Paperbarks (Melaleuca) abound in the island’s wetlands, where their soft forms are composed so differently to gum trees, with stocky, short trunks and heavy arms, shrouded in layers like puff pastry.

Old growth gum trees (Eucalypts) and bloodwoods (Corymbia) stand at incredible heights in some places, providing important habitat for birds, particularly the island’s parrots. Standing at many island street junctions, these soaring columns are unmissable during a walk through the island’s interior.

And the most alien of them all, the mangroves, like trees with two canopies – one skyward, the other pushing its way into the earth in a skeletal framework of roots, sometimes underwater, sometimes high and dry.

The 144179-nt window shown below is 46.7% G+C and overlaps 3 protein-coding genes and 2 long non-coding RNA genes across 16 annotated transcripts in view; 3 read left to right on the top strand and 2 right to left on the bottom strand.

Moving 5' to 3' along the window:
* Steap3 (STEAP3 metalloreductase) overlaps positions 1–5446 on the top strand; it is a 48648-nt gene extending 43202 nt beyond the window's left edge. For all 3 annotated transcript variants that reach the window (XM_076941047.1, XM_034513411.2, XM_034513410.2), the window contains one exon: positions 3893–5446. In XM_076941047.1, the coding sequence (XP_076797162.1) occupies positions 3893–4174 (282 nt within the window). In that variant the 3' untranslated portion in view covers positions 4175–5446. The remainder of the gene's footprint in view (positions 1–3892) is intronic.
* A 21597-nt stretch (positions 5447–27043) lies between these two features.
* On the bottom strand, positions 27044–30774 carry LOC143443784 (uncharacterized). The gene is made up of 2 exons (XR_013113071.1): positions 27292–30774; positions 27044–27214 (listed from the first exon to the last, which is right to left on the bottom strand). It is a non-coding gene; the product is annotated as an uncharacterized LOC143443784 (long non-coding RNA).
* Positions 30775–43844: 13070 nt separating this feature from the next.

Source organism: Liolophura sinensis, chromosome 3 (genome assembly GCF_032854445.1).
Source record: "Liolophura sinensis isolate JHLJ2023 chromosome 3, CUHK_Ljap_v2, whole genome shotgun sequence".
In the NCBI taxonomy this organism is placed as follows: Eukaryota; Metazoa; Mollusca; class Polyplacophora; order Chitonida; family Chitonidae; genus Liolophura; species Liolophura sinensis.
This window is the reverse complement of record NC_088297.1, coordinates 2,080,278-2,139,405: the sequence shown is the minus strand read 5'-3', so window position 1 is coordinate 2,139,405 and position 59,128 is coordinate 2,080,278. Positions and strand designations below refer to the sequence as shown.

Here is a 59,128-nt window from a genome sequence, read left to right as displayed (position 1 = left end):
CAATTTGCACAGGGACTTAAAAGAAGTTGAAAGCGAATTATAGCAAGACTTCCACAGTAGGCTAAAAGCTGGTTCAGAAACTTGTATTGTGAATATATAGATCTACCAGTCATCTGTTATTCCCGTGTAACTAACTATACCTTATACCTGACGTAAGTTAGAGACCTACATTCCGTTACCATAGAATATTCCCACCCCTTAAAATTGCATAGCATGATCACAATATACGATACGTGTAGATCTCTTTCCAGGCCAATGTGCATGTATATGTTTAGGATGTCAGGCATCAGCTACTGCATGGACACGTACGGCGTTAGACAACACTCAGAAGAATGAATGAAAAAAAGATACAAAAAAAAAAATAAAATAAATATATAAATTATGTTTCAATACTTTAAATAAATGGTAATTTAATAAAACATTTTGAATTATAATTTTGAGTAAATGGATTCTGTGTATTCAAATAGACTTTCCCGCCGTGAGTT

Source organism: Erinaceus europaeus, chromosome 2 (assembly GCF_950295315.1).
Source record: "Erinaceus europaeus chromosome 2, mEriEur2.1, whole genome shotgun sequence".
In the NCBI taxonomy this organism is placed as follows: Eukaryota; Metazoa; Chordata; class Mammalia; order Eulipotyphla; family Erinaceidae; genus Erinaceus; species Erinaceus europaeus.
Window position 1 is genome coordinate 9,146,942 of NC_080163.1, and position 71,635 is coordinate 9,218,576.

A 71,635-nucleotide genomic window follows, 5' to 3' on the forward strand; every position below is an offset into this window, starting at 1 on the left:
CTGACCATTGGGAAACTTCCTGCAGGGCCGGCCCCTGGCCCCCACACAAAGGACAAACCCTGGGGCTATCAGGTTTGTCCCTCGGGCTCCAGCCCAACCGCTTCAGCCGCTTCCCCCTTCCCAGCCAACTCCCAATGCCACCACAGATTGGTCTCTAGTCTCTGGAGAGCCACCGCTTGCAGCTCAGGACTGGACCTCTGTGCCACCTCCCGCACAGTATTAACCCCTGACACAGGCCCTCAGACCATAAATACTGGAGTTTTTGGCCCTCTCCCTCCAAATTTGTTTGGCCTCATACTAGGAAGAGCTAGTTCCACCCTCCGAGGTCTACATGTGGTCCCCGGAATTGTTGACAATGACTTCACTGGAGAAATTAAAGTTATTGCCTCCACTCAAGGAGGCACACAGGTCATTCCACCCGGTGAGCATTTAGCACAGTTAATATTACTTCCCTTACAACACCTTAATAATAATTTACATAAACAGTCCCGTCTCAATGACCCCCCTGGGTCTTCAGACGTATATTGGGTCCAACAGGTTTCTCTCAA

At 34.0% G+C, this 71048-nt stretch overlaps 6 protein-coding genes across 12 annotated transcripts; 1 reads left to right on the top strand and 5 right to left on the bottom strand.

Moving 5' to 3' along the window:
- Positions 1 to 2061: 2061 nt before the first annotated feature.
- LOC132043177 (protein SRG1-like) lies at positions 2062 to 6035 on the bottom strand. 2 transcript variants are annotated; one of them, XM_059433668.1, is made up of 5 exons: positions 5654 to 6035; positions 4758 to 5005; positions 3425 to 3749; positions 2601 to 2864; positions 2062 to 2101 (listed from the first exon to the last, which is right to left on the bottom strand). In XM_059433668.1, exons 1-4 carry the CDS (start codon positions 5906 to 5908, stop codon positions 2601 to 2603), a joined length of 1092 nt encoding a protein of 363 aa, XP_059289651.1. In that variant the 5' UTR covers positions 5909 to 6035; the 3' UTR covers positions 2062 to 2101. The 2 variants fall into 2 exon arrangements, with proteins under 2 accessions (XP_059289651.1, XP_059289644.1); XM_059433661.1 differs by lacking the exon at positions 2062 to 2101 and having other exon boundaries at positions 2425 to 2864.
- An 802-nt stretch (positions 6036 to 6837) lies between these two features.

The best way to see the mangroves is to take a kayak around the western edge of the island on a rising tide. Here, you’ll be able to safely ‘fly’ between mangrove branches and over their underwater ramparts. In winter, when the water is clearest, it makes for an unmissable experience.

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LIGHT TOUCH The striations of light hitting paperbarks, Stradbroke Island showing across Moreton Bay (oil on canvas by Michael Burge).

Walking through the island woodlands at the end of the day, with the sun split by hundreds of trees, light falls in a myriad of colours on trunks and branches, tinting them with a glow that shines so brightly it almost seems unreal.

Tree trunks appear as though they’re striped with an impossible apricot and pink glow, while the deep blue-green of the bay and distant islands are unaffected by the play of sunlight.

And foliage is transformed into clouds of iridescent green. I daren’t render a single line to capture it.

Check out my online gallery.

© Michael Burge, all rights reserved.